Flying to Australia 3Saturday, 16 October 2010
Day 6 and the next stage of my London to Australia flight should have been from the Greek island of Crete to Alexandria in Egypt. Except when we got to the airport we couldn’t take off. Either we weren’t allowed to depart Greece or we weren’t allowed to arrive in Egypt. Who knows, but whatever the problem might be our plane wasn’t going anywhere.
So we abandoned it and took a commercial flight to Athens and, after a long afternoon pause, another flight to Cairo. Our plane caught up with us two days later.
◄ Crossing the Nile as we descend in to Luxor
Meanwhile Maureen and I backtracked to Alexandria to see the Alexandria Library, a modern reincarnation of the magnificent library of ancient times. I was surprised how relatively empty the shelves were, how relatively uncrowded the desk space was and how the library users were overwhelm- ingly (perhaps 80%?) female.
The drive along the new Desert Highway freeway between Cairo and Alexandria was a reminder that the roads of Egypt are still up there with Iran and Saudi Arabia as the most terrifying in the world.
The outside of the Bibliotecha Alexandrina features scripts from a huge number of different languages ▼
Inside the library features columns reminiscent of the papyrus bud columns of Pharaonic Egypt. ▼
Back in Cairo we visited the Egyptian Museum, which is just as crowded and confusing as it was on my last visit, over 20 years ago. A wonderful collection, but badly displayed, disorganised and poorly labelled, altogether a chaotic shambles. OK, they couldn’t afford major improvements, but couldn’t you get a horde of summer students to redo the labels and descriptions over the decades? Never mind the new Grand Egyptian Museum is on its way, if already somewhat behind schedule and over budget.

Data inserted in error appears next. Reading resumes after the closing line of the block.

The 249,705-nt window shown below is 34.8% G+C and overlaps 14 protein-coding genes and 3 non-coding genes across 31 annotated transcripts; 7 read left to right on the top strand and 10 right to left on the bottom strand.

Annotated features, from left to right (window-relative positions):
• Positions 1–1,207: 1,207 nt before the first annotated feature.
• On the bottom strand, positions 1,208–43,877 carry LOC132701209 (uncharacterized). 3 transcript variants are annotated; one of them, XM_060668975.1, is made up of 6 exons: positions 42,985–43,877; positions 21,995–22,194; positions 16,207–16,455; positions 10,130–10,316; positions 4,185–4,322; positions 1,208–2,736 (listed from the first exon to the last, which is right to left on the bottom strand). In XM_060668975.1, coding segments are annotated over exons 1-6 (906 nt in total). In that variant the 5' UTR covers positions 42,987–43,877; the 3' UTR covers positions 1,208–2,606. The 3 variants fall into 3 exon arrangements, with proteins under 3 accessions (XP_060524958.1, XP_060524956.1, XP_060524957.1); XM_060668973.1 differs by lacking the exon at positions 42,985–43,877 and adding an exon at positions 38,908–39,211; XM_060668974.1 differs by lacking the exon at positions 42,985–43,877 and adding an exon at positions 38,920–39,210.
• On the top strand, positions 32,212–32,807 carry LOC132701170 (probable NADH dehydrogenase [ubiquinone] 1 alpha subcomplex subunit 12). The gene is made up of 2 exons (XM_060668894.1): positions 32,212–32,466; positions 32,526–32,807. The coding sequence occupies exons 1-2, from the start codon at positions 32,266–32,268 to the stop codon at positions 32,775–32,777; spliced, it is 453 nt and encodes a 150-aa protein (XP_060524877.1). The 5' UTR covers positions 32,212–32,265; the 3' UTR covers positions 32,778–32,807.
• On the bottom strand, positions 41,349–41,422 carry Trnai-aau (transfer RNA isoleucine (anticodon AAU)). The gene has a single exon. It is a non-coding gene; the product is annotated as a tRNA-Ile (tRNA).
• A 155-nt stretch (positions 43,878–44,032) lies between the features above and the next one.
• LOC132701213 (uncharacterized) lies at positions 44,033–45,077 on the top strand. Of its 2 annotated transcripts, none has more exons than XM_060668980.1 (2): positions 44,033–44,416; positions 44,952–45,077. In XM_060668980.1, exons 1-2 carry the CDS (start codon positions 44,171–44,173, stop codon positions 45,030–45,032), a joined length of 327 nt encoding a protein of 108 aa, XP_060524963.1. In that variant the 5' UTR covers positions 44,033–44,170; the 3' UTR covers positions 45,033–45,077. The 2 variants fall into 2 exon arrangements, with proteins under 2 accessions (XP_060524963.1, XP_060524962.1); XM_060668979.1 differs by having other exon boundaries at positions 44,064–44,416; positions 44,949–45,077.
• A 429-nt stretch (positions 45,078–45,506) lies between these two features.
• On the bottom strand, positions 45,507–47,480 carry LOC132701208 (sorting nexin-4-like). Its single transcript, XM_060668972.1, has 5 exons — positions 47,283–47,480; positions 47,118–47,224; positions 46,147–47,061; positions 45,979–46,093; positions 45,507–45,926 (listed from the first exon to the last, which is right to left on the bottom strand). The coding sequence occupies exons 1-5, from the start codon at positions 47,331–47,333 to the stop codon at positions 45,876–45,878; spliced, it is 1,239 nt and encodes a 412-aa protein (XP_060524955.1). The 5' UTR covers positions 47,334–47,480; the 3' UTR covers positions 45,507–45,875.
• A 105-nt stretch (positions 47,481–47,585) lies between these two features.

◄ A statue wrapped up and ready to go, heading to the new Grand Egyptian Museum?
The next stop was Luxor, an interesting flight south with the Nile off to the west and the Red Sea remarkably close to the east. In between? Empty desert. There’s been a lot of development and way more security since we last visited Luxor, for example you can no longer walk up over the hills from the Valley of the Kings to the Valley of the Nobles. In the entrance building to the Valley of the Kings there’s a superb clear plastic model of the valley which, if you look underneath, features tiny replicas of the labyrinthine passages and tunnels leading to the Pharaoh’s tombs. Fascinating!
Reliefs at the great temple of Karnak in Luxor ▼
Across the Nile we visited the Valley of the Kings and the huge temple of Queen Hatshepsut, the only female pharaoh.
From Luxor we flew across the desert to the Red Sea, a sprinkle of resorts dotting the coastline below us. Then it was across the Red Sea and over Saudi Arabia to Riyadh for a refuelling stop.
▲ Centrepoint irrigation circles like these are a reminder that if you pour enough money – in the form of water – on to a desert you can grow most things. At huge cost. The Saudis are beginning to wonder if it’s worthwhile.
From Riyadh we continued east across Bahrain and then flew south past Qatar and arrived overhead Abu Dhabi just as night fell. From Muscat in Oman we made a trip to the busy market at Nizwa.
▲ The museum in Nizwa’s imposing old fort features this fine model of the fort and the adjacent market or souq.